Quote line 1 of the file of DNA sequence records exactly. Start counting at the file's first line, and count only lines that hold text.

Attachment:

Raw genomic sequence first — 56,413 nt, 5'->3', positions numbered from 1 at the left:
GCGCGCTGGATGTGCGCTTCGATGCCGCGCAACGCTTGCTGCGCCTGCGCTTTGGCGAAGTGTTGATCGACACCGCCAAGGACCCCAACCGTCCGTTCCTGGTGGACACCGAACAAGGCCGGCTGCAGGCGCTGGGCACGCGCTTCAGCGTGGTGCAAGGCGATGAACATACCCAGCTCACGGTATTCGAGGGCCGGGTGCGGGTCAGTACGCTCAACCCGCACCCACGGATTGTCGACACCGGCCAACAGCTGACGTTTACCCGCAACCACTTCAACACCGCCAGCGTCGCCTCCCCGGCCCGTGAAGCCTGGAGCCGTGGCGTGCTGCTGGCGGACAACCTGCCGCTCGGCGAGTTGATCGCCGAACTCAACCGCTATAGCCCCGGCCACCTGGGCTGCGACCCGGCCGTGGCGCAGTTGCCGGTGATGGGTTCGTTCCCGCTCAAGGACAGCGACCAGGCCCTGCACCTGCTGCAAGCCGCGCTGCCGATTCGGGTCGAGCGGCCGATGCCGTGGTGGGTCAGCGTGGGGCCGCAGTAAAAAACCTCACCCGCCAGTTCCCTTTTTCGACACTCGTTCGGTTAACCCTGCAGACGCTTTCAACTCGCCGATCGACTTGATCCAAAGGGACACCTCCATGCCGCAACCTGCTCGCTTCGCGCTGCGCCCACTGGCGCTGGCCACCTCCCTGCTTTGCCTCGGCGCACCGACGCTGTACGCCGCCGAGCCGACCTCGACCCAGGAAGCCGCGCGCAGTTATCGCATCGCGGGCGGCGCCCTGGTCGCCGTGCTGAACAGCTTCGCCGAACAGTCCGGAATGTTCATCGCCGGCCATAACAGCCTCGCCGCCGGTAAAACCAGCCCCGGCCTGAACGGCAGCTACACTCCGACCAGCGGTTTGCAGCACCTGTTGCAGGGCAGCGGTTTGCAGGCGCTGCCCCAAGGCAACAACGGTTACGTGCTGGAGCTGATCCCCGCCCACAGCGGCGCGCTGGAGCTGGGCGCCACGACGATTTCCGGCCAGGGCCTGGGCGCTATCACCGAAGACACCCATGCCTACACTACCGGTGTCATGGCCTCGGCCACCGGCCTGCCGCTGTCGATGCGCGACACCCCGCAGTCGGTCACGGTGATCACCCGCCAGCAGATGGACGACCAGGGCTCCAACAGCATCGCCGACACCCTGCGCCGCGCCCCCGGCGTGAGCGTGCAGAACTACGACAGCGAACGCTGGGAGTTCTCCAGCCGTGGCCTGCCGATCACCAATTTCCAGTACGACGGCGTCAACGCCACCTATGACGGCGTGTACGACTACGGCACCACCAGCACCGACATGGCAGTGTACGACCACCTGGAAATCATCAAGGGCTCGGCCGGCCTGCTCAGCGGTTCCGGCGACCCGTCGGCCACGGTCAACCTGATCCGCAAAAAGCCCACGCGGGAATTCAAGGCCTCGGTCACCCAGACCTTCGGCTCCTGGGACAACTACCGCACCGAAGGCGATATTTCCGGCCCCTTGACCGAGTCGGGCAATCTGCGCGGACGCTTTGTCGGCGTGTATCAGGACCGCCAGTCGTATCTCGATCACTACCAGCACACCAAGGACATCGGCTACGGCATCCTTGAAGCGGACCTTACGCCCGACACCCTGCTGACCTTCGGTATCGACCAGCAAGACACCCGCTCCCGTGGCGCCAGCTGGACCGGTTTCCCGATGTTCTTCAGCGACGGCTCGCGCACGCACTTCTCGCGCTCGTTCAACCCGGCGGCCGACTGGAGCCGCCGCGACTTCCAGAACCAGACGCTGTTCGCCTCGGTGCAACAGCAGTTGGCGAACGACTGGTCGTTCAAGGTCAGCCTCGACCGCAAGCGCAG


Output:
Raw genomic sequence first — 56,413 nt, 5'->3', positions numbered from 1 at the left: